Tuesday, February 14, 2012

Why I write.


Here's another piece I wrote towards the end of my time as an 
undergrad. I minored in creative writing and this particular
 period, i was deeply involved in a writing fiction workshop that 
geared the pieces created towards publication. 
I will eventually start to post newer works.


During a science conference I attended eons ago (2009), a woman asked how many people considered themselves to be more left-brained than right. A handful number of them raised their hands. Then she asked how many thought they were more right-brained than left, this time less did. However, the point was made, some people feel that being analytical is the logical way to go, while others think more or less creatively. The woman went on to say it is foolish to think one way or the other; it is rather wise to utilize both sides of the coin. This woman is Mae Jemison, a scientist, an astronaut and a dancer. The things she said that night resounded in my mind far more than any other science-oriented seminar speeches the rest of that conference.

The things she said that night made me remember my people, how a person could take apart, say a television, and with his bare hands and a bunch of screwdrivers repair it. And then in the evening, this same person can create a folk-tale for the kids in the community and better yet, provide the songs and dances that go with the folk-tale. By night, the kids are sated and request another for the next night before going to their beds of foam and straw and mats and whatever else creative minds create as substitute for rich, extra soft, feathered beds.

The things she said reminded me of another woman, a very old woman who spent her life maintaining her home. Her unschooled brain, the financial calculator of her home, rationed food, her time, money and energy. Yet had enough time to be creative enough as to sew dresses, pink and white dresses in time for festive days, creative enough to sing, soft lowly songs that can masterly woo you to sleep. Creative enough to tell stories; stories to my brother and myself every time she came to visit. Her stories went beyond anything I ever imagine. Real stories with normal people, fantasies with witches and brewing pots, war stories and love stories, myths.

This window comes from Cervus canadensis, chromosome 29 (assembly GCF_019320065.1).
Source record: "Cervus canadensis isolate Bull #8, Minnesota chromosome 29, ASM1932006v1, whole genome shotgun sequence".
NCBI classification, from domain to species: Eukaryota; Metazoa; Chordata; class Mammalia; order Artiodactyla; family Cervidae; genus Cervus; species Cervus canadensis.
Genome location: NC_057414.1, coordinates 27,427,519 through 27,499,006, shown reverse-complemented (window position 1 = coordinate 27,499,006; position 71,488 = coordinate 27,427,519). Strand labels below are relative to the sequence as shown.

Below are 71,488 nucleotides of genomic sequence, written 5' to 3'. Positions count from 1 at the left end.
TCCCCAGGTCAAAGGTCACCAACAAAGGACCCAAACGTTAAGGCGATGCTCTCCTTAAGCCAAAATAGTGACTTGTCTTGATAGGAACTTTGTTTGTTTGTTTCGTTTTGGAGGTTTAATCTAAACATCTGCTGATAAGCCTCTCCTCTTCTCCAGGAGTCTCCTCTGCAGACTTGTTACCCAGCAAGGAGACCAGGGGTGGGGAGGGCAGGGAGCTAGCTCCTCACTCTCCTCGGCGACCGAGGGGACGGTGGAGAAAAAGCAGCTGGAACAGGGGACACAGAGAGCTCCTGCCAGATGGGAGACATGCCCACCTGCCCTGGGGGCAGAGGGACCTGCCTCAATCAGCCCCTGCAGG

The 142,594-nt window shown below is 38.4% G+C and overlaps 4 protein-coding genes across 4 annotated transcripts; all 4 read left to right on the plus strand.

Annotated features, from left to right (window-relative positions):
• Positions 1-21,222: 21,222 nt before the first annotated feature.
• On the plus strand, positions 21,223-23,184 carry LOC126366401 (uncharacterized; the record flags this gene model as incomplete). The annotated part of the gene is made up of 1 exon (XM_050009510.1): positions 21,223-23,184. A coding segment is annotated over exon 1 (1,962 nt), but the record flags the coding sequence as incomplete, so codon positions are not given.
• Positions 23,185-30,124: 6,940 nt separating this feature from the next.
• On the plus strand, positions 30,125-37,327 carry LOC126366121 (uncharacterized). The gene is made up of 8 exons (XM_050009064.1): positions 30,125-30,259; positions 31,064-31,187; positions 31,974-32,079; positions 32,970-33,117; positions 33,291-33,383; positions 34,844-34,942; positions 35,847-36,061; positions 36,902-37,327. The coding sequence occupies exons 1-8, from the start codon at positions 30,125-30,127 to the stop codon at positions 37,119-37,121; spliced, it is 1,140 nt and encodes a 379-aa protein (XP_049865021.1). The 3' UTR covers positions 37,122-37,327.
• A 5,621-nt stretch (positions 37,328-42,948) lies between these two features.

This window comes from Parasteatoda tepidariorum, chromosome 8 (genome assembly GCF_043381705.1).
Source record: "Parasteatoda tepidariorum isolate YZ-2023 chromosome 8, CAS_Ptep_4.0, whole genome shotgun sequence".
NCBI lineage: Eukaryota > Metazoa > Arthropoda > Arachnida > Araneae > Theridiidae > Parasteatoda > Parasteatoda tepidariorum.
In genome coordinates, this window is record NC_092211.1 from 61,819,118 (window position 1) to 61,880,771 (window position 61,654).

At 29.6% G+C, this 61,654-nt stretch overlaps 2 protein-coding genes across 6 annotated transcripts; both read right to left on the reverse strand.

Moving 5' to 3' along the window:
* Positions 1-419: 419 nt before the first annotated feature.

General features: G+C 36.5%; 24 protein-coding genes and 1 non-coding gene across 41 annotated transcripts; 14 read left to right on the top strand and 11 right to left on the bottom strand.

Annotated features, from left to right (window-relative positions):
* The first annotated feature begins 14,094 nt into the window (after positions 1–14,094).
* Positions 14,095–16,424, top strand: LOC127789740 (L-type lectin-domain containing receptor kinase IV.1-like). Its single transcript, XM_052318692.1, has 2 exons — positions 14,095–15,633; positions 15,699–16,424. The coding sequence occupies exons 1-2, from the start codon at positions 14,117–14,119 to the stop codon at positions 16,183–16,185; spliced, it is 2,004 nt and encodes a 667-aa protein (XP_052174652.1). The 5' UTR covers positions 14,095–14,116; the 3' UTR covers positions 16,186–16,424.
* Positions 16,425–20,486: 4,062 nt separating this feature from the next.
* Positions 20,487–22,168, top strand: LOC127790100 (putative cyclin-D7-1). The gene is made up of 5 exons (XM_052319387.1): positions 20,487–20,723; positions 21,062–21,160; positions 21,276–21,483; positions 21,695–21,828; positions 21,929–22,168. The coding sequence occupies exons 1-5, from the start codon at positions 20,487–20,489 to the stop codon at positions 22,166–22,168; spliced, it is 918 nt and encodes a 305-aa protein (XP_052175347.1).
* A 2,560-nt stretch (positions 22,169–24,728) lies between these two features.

These stories do not come from books. These stories come from her mind; her experiences and even more importantly, they come from both sides of her brain. Her stories are creative enough to hold anyone spellbound till the end and analytical enough to extract logical information, political and metaphysical information.

Why should anyone care to utilize both sides of the coin? Maybe being just creative and intuitive is best for you. A creative mind thinks creatively, after all. Why should you think logic? Why reason? Of what use are numbers or physics? Well, that may be the case for you, but for others, art, like the abstract art, is really just a combination of creativity and logic, the merging of paints and geometry, coupling of nonsense and precision. I feel I would need to provide more examples of how being both intuitive and logical provides, using statistical terms here, the best fit?  However, it should suffice to say, simply, that there are some that think Math, Art, Geometry, and Abstract Art are related and of course try to analyze that and then there are those like me, who just love and want to be a part of both sides of the coin.

Which brings me to why I as a science student wanting to go to graduate school to acquire knowledge of biomedical research also wants to write stories. Maybe because someday while staring into a microscope or using a cytometer, I might stumble, and I say stumble with intent, upon something that requires both an analytical and creative mind to figure out. Maybe because at that point I am so close to the answer, I’ve read all the textbooks and articles in Nature and all I need do is sit and think. Not about the things I have read, but think innately about what ought to happen to make my research work and figure out that which needs and beg to be. Maybe that might help me realize that writing stories is not a waste of time, like my science folks like to tell me. Maybe because I, unlike my folks, already realize that to come up with a story, it requires precision. A precision so good and mandatory, that in its absence a story is not really a story at all. A precision that those who do not possess it are not fit to be called a storyteller. A precision that if you do have, but then it runs out, you feel incline to put a bullet through your heart.

In this regard, I’d like to call this my apology, a defense as to why I’ve gone so far into both extremes, as some would call it. To choose to hold on so tightly to both desires and never have to choose between wanting to write a story, a poem, an essay or doing basic scientific research.